Testosterone and cardiovascular disease in women

By contrast to the neutral or even beneficial associations between endogenous testosterone levels and cardiovascular disease for men, the few retrospective or cross-sectional case-control studies in women revealed pro-atherogenic associations of androgens with CAD (Wu and von Eckardstein 2003). Only scanty prospective data is available on the importance of testosterone as a cardiovascular risk factor in women. Barrett-Connor and Goodman-Gruen(1995) reported a 19-year follow-up of 651 postmenopausal women. Serum levels of testosterone, bioavailable testosterone, and androstendione did not differ between those women with and those without a coronary artery disease history at baseline. Cardiovascular mortality during follow-up was not associated with any androgen serum level (Barrett-Connor and Goodman-Gruen 1995).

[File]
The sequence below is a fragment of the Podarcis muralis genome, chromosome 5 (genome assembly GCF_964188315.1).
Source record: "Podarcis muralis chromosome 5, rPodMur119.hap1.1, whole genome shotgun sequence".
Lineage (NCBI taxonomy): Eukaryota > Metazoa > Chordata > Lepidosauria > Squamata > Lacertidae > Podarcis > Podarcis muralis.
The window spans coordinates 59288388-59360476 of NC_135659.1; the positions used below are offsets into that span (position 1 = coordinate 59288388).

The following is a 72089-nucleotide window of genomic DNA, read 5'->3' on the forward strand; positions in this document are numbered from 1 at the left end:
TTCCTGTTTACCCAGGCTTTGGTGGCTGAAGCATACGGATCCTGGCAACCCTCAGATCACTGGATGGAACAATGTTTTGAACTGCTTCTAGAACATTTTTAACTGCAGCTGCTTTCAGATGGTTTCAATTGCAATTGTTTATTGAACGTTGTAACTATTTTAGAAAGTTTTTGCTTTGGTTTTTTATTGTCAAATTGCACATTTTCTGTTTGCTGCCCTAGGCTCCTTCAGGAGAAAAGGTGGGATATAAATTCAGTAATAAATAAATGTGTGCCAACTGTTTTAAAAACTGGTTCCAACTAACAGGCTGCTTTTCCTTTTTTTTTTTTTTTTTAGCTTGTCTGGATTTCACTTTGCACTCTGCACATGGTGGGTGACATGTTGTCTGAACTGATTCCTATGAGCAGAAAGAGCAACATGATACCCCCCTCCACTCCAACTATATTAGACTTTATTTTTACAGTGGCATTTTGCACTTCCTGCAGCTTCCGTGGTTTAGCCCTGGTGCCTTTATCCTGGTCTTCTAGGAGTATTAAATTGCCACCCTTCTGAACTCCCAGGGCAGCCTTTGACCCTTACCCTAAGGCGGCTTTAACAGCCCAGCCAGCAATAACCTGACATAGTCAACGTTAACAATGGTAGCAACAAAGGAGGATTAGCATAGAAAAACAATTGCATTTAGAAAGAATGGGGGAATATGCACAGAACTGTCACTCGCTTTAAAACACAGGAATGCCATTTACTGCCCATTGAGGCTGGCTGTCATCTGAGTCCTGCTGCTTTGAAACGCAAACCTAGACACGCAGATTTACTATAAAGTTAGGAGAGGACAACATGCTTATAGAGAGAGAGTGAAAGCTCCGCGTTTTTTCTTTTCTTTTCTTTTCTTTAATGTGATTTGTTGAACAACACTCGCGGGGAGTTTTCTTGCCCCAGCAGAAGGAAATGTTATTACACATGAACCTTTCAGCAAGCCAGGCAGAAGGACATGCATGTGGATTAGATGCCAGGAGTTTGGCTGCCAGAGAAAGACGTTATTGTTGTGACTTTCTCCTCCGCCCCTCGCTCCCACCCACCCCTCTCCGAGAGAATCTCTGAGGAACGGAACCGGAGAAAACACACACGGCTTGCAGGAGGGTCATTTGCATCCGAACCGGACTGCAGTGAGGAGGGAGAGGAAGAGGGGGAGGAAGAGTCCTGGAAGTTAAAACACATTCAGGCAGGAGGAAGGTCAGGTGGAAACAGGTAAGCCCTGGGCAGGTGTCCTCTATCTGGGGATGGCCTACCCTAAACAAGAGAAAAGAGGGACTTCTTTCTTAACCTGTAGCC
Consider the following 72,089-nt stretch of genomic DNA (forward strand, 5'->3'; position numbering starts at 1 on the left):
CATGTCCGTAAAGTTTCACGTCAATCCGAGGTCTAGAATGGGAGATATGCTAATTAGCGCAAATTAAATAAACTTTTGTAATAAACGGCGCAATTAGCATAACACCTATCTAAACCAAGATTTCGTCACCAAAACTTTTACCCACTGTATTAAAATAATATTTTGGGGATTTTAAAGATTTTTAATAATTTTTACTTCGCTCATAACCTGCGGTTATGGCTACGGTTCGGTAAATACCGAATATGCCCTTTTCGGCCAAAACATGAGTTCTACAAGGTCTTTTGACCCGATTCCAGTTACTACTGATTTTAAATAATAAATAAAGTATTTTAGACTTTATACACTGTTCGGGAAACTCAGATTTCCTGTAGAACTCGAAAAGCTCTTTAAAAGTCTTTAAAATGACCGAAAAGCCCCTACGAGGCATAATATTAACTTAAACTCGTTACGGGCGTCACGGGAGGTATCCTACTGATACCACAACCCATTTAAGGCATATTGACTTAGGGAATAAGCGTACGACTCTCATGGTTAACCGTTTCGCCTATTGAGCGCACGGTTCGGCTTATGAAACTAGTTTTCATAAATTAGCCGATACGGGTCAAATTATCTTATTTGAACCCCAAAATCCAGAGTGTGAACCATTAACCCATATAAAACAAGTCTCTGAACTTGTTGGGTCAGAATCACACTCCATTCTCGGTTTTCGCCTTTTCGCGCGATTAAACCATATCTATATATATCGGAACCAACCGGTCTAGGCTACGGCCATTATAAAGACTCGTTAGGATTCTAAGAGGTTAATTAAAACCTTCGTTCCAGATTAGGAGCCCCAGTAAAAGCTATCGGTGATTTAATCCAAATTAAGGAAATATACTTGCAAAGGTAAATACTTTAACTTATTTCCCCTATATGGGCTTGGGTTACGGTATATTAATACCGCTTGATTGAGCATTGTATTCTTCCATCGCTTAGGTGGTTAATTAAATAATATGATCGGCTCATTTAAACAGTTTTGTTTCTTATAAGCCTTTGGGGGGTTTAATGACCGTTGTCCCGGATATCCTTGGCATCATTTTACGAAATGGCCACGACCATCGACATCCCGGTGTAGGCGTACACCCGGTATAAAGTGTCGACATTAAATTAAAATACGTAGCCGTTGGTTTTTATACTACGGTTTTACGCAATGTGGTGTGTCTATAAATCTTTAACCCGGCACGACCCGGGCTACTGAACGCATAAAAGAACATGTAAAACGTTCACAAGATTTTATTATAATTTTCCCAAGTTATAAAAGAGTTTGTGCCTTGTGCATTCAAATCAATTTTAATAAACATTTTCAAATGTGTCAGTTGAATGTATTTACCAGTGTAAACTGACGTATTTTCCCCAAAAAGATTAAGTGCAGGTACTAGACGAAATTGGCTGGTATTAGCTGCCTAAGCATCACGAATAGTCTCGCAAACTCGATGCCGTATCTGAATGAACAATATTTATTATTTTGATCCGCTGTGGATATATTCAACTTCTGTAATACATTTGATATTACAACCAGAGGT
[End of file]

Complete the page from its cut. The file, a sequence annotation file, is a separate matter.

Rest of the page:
Indirect evidence for the atherogenicity of androgens in women was derived from the findings of clinical studies that women with coronary artery disease were affected more frequently than control women by clinical symptoms of androgen excess such as hirsutism and polycystic ovaries (Amowitz and Sobel 1999; Dunaif 1997; Lobo and Carmina 2000; Rajkhova etal. 2000). Cross-sectional data consistently showed a strong obesity-independent association with a cluster of cardiovascular risk factors including insulin resistance, dyslipidaemia and impaired fibrinolysis. It was therefore suggested that the chronically abnormal hormonal and metabolic milieu in the polycystic ovary syndrome (PCOS), starting from adolescence, may predispose these women to premature atherosclerosis. Based on calculated risk profiles, women with polycystic ovary syndrome were predicted to have a 7-fold increased relative risk for myocardial infarction. In agreement with this concept, a combined angiography and pelvic ultrasound study of 143 women aged <60 years observed significant associations between the presence of polycystic ovaries with the presence and severity of coronary artery disease and a family history of myocardial infarction as well as with elevated levels of insulin and triglycerides and lower levels of HDL-C (Birdsall etal. 1997). In an electronbeam computer tomography study, non-diabetic women with the polycystic ovary syndrome showed more coronary artery calcification, a marker of coronary atherosclerosis, than healthy controls matched by age and body mass index (Christian et al. 2003). Two case-control studies found significantly increased carotid artery intima-media thickness in women with PCOS compared to age-matched controls independently of BMI, fat distribution and other risk factors (Guzick et al. 1996; Talbott et al. 2000). By contrast to these data, the one and only long-term longitudinal study did not find any association between PCOS and coronary artery disease incidence. The authors compared the mortality and morbidity rates of 786 out of 1028 women diagnosed to have PCOS between 1930-1979 with 1060 age-matched control women over a mean period of 30 years. Despite significantly increased prevalences of diabetes, hypertension, and hypercholesterolemia among women with PCOS, the standardised odds ratios of coronary artery disease mortality and coronary artery disease morbidity were only little and insignificantly increased in women with PCOS (Pierpoint etal. 1998; Wild et al. 2000). Hence coronary artery disease risk in women with PCOS may have been overestimated previously. It may, however, also be that treatment of women with PCOS with estrogens have counteracted the effects of increased risk factors and pre-symptomatic disease.

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